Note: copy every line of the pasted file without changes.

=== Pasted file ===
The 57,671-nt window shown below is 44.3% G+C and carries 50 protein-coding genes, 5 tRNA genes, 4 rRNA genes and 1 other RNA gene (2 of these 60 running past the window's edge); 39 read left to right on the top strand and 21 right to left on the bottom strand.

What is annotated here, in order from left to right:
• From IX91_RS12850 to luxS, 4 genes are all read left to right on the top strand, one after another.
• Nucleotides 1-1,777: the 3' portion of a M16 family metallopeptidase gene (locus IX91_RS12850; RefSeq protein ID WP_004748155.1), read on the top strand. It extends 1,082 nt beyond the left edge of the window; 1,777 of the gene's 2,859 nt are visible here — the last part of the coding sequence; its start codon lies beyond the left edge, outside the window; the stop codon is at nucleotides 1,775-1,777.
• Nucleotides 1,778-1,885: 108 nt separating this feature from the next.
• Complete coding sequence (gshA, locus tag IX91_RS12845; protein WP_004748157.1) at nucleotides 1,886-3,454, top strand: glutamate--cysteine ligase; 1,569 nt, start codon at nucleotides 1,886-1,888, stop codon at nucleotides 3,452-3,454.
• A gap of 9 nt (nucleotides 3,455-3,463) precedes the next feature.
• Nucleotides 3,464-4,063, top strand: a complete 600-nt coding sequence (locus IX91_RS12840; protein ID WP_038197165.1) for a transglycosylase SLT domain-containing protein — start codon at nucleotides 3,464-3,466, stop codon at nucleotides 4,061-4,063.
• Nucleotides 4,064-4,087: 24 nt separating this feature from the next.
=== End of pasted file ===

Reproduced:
The 57,671-nt window shown below is 44.3% G+C and carries 50 protein-coding genes, 5 tRNA genes, 4 rRNA genes and 1 other RNA gene (2 of these 60 running past the window's edge); 39 read left to right on the top strand and 21 right to left on the bottom strand.

What is annotated here, in order from left to right:
• From IX91_RS12850 to luxS, 4 genes are all read left to right on the top strand, one after another.
• Nucleotides 1-1,777: the 3' portion of a M16 family metallopeptidase gene (locus IX91_RS12850; RefSeq protein ID WP_004748155.1), read on the top strand. It extends 1,082 nt beyond the left edge of the window; 1,777 of the gene's 2,859 nt are visible here — the last part of the coding sequence; its start codon lies beyond the left edge, outside the window; the stop codon is at nucleotides 1,775-1,777.
• Nucleotides 1,778-1,885: 108 nt separating this feature from the next.
• Complete coding sequence (gshA, locus tag IX91_RS12845; protein WP_004748157.1) at nucleotides 1,886-3,454, top strand: glutamate--cysteine ligase; 1,569 nt, start codon at nucleotides 1,886-1,888, stop codon at nucleotides 3,452-3,454.
• A gap of 9 nt (nucleotides 3,455-3,463) precedes the next feature.
• Nucleotides 3,464-4,063, top strand: a complete 600-nt coding sequence (locus IX91_RS12840; protein ID WP_038197165.1) for a transglycosylase SLT domain-containing protein — start codon at nucleotides 3,464-3,466, stop codon at nucleotides 4,061-4,063.
• Nucleotides 4,064-4,087: 24 nt separating this feature from the next.